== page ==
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OOP's setter/getter method - is there a way to avoid them?by tiny_monk (Sexton)
|on Oct 27, 2015 at 08:15 UTC
tiny_monk has asked for the wisdom of the Perl Monks concerning the following question:
Hello, beloved Perl monks. My learning journey has taken me to a far and exciting land called Object-Oriented Programming (OOP). I find OOP interesting as it entails a different way of thinking and approach in programming. I am currently studying a book, Perl Objects, References & Modules (1993) by Randal L. Schwartz, and was introduced to the concepts of getters and setters. Personally, I do not feel comfortable with the idea of using setter and getter functions. I understood clearly the disadvantages of accessing class objects directly. If down the road I would need to design a class object, I would try to stay away, as possible, from using accessors. However, I am a bit frustrated because the book only illustrated how setters/getters could break the encapsulation of a class object. I made up my own example to illustrate how encapsulation could be broken into despite the success of changing the color attribute from 'red' to ‘green’.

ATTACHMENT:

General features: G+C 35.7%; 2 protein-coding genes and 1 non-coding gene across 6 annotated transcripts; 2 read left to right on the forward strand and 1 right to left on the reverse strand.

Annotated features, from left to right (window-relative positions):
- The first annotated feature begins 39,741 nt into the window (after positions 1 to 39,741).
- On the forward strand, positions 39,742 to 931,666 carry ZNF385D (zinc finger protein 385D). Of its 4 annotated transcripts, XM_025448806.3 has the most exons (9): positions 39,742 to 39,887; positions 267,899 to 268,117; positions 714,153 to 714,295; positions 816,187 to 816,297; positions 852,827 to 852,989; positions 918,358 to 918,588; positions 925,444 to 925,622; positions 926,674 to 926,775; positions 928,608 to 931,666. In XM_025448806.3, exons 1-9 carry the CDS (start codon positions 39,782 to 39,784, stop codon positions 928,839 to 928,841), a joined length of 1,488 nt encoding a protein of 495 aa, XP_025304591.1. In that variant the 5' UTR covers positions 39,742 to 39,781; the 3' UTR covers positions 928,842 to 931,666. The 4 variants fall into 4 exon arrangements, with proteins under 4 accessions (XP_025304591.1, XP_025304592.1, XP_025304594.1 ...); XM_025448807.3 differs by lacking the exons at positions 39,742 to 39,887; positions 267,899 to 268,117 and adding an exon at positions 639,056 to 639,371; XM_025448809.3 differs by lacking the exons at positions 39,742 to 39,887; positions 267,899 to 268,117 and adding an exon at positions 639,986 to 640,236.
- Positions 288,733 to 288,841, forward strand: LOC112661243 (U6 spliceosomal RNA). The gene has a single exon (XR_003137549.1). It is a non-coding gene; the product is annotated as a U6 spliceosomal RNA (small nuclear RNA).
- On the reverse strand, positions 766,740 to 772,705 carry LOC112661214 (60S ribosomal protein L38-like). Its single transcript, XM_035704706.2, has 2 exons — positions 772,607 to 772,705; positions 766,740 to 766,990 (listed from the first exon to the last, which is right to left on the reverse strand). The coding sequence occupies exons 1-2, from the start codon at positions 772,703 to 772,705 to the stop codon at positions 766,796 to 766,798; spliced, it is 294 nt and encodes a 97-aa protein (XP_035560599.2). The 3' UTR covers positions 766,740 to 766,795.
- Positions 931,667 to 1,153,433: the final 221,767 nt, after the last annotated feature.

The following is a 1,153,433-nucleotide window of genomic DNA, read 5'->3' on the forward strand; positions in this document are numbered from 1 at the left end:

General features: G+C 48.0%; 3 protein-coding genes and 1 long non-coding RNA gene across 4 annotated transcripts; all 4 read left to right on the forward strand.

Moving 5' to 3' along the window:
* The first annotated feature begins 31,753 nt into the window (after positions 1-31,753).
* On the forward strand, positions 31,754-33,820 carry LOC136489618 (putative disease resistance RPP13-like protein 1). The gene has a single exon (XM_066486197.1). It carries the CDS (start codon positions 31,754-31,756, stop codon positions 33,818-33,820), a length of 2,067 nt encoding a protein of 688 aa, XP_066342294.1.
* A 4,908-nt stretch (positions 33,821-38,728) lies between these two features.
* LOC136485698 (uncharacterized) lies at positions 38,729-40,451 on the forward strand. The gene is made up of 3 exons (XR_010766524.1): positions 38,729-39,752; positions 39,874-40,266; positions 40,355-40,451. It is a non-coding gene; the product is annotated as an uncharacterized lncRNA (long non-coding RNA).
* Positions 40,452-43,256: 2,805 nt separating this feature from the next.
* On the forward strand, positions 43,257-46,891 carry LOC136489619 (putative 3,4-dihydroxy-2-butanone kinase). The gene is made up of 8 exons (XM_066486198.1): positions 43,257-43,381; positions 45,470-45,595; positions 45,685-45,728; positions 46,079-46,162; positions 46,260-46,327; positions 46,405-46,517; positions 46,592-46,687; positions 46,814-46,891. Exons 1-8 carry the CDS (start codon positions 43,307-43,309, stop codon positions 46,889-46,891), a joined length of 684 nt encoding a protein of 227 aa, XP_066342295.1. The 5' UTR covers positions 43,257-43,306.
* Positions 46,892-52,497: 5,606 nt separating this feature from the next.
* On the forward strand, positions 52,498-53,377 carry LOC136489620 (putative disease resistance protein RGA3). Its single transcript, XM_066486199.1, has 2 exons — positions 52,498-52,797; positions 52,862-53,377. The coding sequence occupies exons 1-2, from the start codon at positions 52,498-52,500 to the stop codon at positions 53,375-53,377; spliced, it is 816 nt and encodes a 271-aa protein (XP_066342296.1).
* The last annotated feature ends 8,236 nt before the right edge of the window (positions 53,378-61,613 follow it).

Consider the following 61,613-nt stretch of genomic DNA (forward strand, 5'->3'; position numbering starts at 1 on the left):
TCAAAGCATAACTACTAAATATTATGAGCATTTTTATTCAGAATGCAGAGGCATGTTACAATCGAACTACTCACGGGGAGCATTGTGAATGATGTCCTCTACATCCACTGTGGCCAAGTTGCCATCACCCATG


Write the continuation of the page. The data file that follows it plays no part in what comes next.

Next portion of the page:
I used Data::Dumper and the result is shown below:
The chapter I read, chapter 9, did not offer definitive and non-invasive solutions on updating an object’s attribute. On the other hand, It’s also possible that I have failed to understand some key points in the chapter. My question is, are setters and getters still used these days in Perl programming? Is there a non-invasive way to update an object’s attribute? Is OOP considered a universal subject that it could be discussed without any reference to a particular programming language? Are there books that you could recommend on the subject? Thank you. :)